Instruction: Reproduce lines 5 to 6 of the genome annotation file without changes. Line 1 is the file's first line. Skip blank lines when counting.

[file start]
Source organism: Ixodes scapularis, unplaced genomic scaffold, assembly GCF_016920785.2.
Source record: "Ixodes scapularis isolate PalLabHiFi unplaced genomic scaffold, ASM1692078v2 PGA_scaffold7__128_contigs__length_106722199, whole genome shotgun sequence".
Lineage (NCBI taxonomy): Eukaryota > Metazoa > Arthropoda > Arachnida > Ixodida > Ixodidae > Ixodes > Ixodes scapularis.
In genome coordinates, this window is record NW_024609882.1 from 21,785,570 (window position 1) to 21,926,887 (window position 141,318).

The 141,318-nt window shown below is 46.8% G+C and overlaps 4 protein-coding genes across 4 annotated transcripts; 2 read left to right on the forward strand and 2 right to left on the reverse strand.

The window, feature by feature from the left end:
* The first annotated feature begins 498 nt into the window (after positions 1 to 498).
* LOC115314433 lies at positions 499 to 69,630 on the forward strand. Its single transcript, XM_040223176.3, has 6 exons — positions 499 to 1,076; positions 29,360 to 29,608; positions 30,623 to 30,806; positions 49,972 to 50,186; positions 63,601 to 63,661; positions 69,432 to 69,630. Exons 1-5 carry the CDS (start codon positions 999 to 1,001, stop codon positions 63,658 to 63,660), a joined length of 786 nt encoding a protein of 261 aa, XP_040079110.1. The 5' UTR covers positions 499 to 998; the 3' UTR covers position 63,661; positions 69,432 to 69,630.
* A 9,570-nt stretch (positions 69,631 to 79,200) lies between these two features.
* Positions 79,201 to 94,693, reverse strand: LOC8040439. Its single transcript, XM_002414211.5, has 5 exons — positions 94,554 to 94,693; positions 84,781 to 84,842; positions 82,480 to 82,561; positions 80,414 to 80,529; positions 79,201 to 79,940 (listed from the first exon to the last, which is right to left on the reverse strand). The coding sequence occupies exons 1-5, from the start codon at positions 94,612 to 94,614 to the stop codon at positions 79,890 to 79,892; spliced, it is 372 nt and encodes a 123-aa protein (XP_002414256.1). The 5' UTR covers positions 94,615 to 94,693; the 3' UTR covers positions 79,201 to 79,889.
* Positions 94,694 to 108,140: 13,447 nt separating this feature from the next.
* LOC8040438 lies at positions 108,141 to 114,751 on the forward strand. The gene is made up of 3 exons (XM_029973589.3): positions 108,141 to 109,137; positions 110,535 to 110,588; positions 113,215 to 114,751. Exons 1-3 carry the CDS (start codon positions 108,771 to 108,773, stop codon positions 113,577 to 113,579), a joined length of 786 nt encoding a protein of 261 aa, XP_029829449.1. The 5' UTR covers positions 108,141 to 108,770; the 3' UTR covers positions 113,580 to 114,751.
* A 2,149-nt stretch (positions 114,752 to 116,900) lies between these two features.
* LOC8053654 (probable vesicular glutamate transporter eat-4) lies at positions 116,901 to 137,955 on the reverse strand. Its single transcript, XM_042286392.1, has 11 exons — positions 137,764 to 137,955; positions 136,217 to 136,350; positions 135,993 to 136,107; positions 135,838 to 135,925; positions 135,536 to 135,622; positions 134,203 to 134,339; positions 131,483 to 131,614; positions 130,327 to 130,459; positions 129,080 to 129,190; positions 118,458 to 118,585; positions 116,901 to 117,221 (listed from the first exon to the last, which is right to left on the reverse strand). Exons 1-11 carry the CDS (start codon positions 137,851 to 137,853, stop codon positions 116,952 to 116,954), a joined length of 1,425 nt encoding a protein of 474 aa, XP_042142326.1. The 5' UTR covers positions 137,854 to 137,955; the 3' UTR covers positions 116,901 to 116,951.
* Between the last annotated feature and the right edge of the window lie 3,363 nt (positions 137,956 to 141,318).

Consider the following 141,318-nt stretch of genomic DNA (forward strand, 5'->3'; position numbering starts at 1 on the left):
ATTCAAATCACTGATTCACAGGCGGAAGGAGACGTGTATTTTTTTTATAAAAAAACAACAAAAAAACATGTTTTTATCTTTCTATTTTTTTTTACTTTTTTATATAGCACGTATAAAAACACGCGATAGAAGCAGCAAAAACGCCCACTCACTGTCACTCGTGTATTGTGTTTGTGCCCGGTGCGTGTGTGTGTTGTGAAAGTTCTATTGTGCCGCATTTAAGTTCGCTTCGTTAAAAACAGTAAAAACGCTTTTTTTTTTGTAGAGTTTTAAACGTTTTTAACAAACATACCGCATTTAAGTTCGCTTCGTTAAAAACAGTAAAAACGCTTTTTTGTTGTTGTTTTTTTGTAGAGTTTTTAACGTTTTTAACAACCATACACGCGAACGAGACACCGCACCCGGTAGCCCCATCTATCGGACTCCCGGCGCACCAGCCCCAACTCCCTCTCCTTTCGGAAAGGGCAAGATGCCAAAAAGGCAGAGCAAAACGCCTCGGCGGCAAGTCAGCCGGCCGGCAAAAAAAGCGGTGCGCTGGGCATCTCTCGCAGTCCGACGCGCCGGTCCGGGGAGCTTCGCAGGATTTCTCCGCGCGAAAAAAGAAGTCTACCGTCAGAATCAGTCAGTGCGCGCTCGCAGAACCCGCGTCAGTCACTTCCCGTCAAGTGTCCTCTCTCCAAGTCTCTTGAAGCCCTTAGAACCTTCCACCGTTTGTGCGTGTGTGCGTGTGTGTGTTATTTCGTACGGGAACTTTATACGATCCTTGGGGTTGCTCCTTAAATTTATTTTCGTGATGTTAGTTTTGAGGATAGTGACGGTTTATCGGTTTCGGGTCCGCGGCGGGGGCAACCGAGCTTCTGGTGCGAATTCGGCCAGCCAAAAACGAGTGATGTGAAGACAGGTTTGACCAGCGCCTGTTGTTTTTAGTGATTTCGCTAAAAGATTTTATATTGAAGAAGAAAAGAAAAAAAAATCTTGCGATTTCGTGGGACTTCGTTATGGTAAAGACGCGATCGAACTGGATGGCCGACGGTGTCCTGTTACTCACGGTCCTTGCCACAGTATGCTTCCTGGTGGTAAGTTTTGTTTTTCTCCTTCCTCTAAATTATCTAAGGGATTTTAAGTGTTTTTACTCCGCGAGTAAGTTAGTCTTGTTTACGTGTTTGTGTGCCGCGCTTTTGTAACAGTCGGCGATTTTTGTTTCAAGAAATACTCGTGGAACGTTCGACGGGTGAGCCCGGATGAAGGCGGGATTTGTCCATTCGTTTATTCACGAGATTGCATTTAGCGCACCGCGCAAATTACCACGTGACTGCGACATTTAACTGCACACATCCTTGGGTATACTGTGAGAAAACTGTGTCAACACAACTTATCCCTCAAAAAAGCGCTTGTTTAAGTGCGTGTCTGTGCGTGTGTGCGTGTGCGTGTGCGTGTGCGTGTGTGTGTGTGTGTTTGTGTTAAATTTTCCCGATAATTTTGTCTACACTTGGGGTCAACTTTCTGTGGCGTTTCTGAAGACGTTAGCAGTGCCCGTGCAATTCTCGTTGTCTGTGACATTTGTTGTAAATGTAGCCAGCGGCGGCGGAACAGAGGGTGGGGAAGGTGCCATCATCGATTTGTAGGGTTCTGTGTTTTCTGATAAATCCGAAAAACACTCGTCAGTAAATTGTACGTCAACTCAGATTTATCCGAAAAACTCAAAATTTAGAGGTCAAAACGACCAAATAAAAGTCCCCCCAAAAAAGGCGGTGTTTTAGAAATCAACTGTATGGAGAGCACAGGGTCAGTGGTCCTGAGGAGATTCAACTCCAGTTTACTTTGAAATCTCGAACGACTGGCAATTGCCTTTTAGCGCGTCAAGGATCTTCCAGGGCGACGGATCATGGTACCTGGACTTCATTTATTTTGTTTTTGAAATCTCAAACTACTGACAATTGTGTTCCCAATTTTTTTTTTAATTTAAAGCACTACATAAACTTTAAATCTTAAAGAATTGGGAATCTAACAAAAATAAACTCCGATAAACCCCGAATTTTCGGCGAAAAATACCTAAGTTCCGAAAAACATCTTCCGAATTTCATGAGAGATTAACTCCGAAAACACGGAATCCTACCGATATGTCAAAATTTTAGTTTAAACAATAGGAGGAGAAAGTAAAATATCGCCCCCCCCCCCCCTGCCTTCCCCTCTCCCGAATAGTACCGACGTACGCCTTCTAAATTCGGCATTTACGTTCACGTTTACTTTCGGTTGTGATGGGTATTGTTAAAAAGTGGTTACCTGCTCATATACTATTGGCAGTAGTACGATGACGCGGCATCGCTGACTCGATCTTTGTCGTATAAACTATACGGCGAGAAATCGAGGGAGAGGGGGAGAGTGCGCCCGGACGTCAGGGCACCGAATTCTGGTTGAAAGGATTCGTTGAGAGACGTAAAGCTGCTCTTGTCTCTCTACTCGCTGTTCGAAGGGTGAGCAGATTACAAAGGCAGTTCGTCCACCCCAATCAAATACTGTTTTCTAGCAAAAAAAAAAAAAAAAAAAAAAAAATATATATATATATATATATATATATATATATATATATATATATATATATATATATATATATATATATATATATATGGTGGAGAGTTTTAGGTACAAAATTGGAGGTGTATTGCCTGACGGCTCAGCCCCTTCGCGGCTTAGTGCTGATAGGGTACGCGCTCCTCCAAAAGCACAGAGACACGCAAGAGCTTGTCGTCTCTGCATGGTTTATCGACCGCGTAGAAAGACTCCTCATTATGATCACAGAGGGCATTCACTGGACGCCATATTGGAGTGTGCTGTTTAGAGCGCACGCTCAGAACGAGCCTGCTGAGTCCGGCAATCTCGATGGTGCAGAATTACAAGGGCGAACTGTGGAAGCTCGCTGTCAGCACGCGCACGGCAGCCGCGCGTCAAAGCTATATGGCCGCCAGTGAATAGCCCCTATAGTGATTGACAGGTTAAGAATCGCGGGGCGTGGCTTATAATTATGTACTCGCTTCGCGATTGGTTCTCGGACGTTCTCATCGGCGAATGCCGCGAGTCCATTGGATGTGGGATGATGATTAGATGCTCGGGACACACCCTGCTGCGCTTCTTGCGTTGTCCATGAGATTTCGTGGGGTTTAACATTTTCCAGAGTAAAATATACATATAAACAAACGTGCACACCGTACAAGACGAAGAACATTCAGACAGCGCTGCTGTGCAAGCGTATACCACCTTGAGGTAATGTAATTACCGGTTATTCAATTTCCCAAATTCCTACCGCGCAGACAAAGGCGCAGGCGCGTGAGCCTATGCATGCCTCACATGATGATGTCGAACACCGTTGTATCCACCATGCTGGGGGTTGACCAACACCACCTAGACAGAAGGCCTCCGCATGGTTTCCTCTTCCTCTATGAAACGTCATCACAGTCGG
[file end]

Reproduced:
The 141,318-nt window shown below is 46.8% G+C and overlaps 4 protein-coding genes across 4 annotated transcripts; 2 read left to right on the forward strand and 2 right to left on the reverse strand.

The window, feature by feature from the left end: